Last week the New York Times ran an opinion piece entitled “The Fertility Implosion” by long term Op-Ed columnist David Brooks. This article was remarkable not so much for its content per se (good readers of this blog would have seen little that is new) but for the fact that it seems as if the chattering classes/literati/New York Times readers are finally cottoning onto the fact that the planet is not doomed by pending overpopulation. In fact, the opposite could instead be closer to the truth:
“If the 20th century was the century of the population explosion, the 21st century, as [Nicholas] Eberstadt notes, is looking like the century of the fertility implosion. Already, nearly half the world’s population lives in countries with birthrates below the replacement level…This leads to what the writer Philip Longman has called the gray tsunami — a situation in which huge shares of the population are over 60 and small shares are under 30.”
As Brooks notes, this applies to countries all over the world. Although the Arab Spring has been linked to the large numbers of young people, there has actually been “a little noticed demographic implosion” across the Arab world:
“…according to the United States Census Bureau, Iran now has a similar birth rate to New England — which is the least fertile region in the U.S. The speed of the change is breathtaking. A woman in Oman today has 5.6 fewer babies than a woman in Oman 30 years ago. Morocco, Syria and Saudi Arabia have seen fertility-rate declines of nearly 60 percent, and in Iran it’s more than 70 percent. These are among the fastest declines in recorded history.”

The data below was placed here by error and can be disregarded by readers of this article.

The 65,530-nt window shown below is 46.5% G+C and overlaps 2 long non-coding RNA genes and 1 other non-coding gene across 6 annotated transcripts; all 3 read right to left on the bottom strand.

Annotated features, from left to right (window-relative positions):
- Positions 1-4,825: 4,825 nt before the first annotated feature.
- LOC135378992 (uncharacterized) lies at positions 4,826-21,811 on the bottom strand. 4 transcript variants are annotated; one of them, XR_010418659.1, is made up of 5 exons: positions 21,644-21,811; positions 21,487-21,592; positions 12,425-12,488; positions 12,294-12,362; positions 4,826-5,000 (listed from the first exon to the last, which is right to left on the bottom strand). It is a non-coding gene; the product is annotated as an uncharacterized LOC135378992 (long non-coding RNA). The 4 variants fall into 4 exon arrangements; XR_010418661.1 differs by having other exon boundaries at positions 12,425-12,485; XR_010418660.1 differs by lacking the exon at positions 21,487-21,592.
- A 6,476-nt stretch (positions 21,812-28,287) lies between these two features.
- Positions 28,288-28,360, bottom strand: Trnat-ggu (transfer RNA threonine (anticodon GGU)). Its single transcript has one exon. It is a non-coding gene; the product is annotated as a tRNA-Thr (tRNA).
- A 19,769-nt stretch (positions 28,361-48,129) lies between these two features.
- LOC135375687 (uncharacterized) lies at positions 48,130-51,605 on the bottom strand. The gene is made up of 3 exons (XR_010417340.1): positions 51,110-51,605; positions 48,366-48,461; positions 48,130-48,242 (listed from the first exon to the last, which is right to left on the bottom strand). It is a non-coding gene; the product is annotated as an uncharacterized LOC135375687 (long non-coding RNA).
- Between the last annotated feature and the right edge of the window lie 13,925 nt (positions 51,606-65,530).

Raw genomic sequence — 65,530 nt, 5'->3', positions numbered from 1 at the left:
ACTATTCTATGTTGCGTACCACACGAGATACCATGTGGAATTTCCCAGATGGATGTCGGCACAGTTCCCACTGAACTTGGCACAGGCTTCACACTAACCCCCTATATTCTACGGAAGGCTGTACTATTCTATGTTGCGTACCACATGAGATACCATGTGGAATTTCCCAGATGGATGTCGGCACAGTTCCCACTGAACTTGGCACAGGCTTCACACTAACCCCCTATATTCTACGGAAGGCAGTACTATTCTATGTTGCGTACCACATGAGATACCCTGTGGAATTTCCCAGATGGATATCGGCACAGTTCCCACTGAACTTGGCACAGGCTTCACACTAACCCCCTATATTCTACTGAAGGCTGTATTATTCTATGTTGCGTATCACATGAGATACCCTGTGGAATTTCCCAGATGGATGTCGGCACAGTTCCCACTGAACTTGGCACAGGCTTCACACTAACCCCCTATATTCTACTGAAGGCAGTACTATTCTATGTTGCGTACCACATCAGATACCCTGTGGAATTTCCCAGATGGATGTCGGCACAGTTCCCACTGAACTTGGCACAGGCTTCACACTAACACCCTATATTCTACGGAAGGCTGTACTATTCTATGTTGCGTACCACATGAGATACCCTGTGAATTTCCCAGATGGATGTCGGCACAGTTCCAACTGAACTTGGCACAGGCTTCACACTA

Brooks also mentions Russia, Japan, China and Europe (search this blog if you’re unfamiliar with these various countries’ demographic problems). Even India, which will continue to produce lots of young workers, faces problems:
“…India faces a regional challenge. Population growth is high in the northern parts of the country, where people tend to be poorer and less educated. Meanwhile, fertility rates in the southern parts of the country, where people are richer and better educated, are already below replacement levels.”
According to 2010 census, even the US’ demographic growth is looking less robust than previously predicted. But even if it wasn’t, the “gray tsunami” will impact upon the US:
“…it’s probably wrong to see this as a demographic competition. American living standards will be hurt by an aging and less dynamic world, even if the U.S. does attract young workers…[i]n the 21st century, the U.S. could be the slowly aging leader of a rapidly aging world.”
That is a bleak outlook and conclusion. One that may just jolt some people out of the mind-set that the world’s population is inexorably growing and that we need to slow down the growth of the human population.
Postscript: Egads! It’s catching! Just as I was about to finish this post, I notice that the Guardian is heading up its front page online with this story about the looming “Demographic Timebomb” in China with 150 million only children! One NYTimes Op-Ed piece may be regarded as a misfortune, to have the Guardian lead its front page with something similar looks like carelessness. Maybe we really have turned the corner on the public consensus on this issue?